The Singleton Design Pattern is used to restrict the number of times a specific object can be created to a signle time by providing access to a shared instance of itself.
Singletons are exclusive to the one runtime. They should not be allowed to generate clones of themselves.
Singleton Design Pattern examples
Scenario A in Drupal
In the following example, Database::getConnection will return a singleton object.
We initialized the database connection object into the static variable 'self::$connections[$key][$target]' as a singleton object. Then it will be loaded from the static variable without creating a new one in the new function call.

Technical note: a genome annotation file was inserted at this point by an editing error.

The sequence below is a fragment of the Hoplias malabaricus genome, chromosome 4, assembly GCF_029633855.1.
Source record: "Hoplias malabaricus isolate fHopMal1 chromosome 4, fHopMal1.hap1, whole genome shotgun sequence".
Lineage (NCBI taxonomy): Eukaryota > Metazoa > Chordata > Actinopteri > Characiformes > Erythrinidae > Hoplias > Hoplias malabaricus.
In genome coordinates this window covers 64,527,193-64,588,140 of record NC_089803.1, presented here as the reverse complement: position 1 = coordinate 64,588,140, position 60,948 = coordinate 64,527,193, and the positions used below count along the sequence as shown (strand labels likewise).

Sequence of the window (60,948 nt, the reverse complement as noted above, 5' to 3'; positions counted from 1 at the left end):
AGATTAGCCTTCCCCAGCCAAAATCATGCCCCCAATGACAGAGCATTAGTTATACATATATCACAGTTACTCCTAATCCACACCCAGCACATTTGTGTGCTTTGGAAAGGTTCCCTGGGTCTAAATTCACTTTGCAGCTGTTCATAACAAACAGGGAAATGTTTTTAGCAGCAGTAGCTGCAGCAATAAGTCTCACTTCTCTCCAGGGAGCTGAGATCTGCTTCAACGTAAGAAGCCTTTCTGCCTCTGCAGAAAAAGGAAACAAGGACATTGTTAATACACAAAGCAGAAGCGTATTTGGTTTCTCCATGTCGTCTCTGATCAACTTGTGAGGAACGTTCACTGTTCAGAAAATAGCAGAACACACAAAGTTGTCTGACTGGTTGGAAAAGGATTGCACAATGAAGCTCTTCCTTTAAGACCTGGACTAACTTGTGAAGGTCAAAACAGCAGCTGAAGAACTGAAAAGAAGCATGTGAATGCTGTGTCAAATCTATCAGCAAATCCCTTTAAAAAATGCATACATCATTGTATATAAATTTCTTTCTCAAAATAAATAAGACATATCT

Scenario A in PHP
In the following example, Database::getConnection will return a singleton database connection object.
The database connection object is stored in a static variable $_instance. So we can reuse it without creating a new database connection.
When to use Singleton Design Pattern?
The most common use of the Singleton Design Pattern is for architecting database connection objects. Creating a SQL connection is expensive, so we should create a singleton database connection instance then we can reuse it in somewhere else.